Arts Council funding never comes without really rigorous consideration around engagement. To the artist this is often a double-edged sword. On the one side there is a concern that it will exclude valuable projects that push new boundaries but perhaps cannot take the general public with them on that journey or, at its worst that it will create projects with public engagement tacked on as a flimsy afterthought. On the overriding positive side though it demands that artists examine their practice in infinite detail, giving deep consideration to the communication of their work to others and how that exchange can be a truly valuable one for all involved. And when it works, it works.
As the Cicatrix project evolved, dialogue and interaction with others was always going to be a critical element. Having worked with Morning Star before (a charity which supports and rehabilitates the homeless and those struggling with addiction), I was very keen that they should benefit from whatever program we put together. As I had already built up relationships with the charity group it was decided that Prudence Maltby and I should share the Cicatrix exhibition with a small group of residents at Morning Star and then run a series of workshops with them developing their response to that in whatever media seemed appropriate.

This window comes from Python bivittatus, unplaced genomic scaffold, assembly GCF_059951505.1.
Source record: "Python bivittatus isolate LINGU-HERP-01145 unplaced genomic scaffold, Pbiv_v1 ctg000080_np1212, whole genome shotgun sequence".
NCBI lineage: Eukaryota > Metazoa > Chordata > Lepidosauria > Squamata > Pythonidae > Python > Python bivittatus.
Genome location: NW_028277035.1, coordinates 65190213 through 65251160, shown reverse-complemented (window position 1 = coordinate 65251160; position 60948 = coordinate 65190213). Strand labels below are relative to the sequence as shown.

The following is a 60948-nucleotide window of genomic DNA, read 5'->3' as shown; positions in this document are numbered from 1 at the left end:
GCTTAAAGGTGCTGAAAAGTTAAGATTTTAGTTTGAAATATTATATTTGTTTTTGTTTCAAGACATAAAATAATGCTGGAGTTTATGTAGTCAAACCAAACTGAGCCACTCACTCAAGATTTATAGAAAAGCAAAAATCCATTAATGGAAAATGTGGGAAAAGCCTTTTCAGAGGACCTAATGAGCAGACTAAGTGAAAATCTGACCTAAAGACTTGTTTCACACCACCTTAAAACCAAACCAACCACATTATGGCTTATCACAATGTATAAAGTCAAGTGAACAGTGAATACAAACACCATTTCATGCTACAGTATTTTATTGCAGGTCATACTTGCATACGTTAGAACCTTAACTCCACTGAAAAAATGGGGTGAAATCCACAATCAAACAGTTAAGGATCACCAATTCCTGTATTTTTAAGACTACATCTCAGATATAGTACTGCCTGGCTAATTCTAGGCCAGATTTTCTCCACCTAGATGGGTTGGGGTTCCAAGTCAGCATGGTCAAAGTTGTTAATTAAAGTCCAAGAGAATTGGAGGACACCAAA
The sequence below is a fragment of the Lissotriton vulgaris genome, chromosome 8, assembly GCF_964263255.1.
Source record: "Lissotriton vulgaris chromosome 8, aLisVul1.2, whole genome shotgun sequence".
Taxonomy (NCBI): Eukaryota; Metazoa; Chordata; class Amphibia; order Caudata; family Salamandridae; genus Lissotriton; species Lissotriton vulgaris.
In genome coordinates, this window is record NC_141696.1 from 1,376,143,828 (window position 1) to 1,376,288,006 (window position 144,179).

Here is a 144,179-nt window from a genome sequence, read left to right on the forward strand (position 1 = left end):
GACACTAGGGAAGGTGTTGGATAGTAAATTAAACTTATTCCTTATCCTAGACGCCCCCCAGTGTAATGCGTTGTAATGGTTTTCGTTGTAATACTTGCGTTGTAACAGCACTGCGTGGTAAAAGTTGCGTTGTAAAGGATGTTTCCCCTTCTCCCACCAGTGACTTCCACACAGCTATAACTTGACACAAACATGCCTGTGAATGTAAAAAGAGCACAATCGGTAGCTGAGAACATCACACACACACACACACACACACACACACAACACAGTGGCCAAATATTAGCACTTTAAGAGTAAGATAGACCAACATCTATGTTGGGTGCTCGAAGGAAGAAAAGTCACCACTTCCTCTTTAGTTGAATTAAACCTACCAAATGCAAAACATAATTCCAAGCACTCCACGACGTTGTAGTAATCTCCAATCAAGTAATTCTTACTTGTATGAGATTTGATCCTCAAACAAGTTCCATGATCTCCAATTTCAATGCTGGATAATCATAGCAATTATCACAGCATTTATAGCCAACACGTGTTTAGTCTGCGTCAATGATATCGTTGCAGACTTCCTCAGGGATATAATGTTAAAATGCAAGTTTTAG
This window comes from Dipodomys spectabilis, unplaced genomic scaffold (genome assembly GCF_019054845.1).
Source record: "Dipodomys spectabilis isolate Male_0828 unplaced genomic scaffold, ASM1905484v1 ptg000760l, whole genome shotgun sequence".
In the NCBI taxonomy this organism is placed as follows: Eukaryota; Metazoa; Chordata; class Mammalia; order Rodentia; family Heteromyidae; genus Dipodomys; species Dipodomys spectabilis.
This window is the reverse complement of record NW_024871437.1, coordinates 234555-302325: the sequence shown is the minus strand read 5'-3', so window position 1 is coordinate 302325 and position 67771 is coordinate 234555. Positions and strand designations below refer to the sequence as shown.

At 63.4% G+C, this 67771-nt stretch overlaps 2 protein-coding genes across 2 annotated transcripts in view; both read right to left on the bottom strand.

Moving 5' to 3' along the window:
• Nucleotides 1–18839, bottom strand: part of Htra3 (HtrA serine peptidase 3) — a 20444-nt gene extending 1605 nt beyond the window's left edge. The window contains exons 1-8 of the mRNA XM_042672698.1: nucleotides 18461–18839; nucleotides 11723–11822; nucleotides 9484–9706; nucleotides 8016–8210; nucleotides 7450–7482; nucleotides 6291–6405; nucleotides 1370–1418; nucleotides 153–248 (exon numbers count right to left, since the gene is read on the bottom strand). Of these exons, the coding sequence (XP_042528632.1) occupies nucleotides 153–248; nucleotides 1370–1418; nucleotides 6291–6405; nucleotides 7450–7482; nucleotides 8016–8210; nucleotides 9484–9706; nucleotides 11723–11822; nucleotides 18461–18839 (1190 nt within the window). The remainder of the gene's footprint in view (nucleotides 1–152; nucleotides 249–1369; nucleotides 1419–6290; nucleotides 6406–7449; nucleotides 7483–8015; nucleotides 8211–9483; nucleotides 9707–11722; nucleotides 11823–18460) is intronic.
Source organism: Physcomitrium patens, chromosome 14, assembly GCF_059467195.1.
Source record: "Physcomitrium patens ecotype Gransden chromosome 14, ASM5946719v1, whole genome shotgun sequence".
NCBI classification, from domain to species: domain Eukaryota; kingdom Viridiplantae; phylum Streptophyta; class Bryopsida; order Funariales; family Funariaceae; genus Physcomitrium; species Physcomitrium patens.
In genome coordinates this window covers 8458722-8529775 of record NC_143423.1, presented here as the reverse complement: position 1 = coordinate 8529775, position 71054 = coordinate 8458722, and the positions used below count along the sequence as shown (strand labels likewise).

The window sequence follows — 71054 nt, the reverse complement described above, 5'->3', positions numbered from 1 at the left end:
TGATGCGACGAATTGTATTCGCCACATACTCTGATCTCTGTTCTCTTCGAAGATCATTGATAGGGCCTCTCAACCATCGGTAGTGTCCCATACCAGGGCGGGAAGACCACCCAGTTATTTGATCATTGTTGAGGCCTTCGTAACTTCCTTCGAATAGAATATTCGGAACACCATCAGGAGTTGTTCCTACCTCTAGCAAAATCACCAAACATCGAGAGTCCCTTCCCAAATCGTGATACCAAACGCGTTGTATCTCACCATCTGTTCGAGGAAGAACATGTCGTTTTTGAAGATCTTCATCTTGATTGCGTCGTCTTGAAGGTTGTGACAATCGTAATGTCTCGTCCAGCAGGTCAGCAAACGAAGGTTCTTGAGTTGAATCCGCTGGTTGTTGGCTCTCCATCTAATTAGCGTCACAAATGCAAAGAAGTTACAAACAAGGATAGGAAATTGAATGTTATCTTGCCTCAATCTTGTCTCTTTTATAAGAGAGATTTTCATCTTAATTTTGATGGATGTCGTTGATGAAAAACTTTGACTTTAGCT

The work of the exhibition is centred around scars resulting from conflict, both physical environmental and psychological, a concept, no doubt, well known to those who have suffered addictions and homelessness, (in fact to all of us). What evolved over the following weeks was a truly emotional, transformative and creative journey for all of us involved for which both Prudence and I feel hugely humbled and grateful to have been a part of.
The work is currently on display at the Young Gallery and demonstrates the very personal response by each person there. The work is exhibited in a glass vitrine at the entrance to the Young Gallery until 6 February .
From the drawings that speak of childhood scars and the process of healing, to the intricate work with feathers, a lifetime fascination, to the skills learned in father’s shoemaking workshop revisited. Each work speaks of the maker’s life, a very integral and valuable contribution to the Cicatrix project.
Susan Francis, visual artist